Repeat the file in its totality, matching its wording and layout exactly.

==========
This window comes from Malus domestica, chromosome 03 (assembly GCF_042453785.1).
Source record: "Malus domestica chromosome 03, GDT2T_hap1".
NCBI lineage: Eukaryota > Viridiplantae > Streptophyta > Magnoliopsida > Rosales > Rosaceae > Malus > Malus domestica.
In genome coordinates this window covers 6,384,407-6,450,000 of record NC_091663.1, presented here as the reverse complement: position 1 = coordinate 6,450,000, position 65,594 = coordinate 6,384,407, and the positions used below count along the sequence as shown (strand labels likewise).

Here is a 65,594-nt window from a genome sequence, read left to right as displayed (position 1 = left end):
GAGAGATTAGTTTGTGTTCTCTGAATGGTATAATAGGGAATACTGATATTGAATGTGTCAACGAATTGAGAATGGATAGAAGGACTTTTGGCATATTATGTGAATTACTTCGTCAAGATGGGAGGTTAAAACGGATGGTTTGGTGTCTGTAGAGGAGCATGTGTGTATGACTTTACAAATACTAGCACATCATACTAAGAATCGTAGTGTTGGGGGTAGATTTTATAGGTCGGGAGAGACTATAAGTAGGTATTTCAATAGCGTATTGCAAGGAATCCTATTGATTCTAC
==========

This window comes from Malus domestica, chromosome 03 (assembly GCF_042453785.1).
Source record: "Malus domestica chromosome 03, GDT2T_hap1".
NCBI lineage: Eukaryota > Viridiplantae > Streptophyta > Magnoliopsida > Rosales > Rosaceae > Malus > Malus domestica.
In genome coordinates this window covers 6,384,407-6,450,000 of record NC_091663.1, presented here as the reverse complement: position 1 = coordinate 6,450,000, position 65,594 = coordinate 6,384,407, and the positions used below count along the sequence as shown (strand labels likewise).

Here is a 65,594-nt window from a genome sequence, read left to right as displayed (position 1 = left end):
GAGAGATTAGTTTGTGTTCTCTGAATGGTATAATAGGGAATACTGATATTGAATGTGTCAACGAATTGAGAATGGATAGAAGGACTTTTGGCATATTATGTGAATTACTTCGTCAAGATGGGAGGTTAAAACGGATGGTTTGGTGTCTGTAGAGGAGCATGTGTGTATGACTTTACAAATACTAGCACATCATACTAAGAATCGTAGTGTTGGGGGTAGATTTTATAGGTCGGGAGAGACTATAAGTAGGTATTTCAATAGCGTATTGCAAGGAATCCTATTGATTCTAC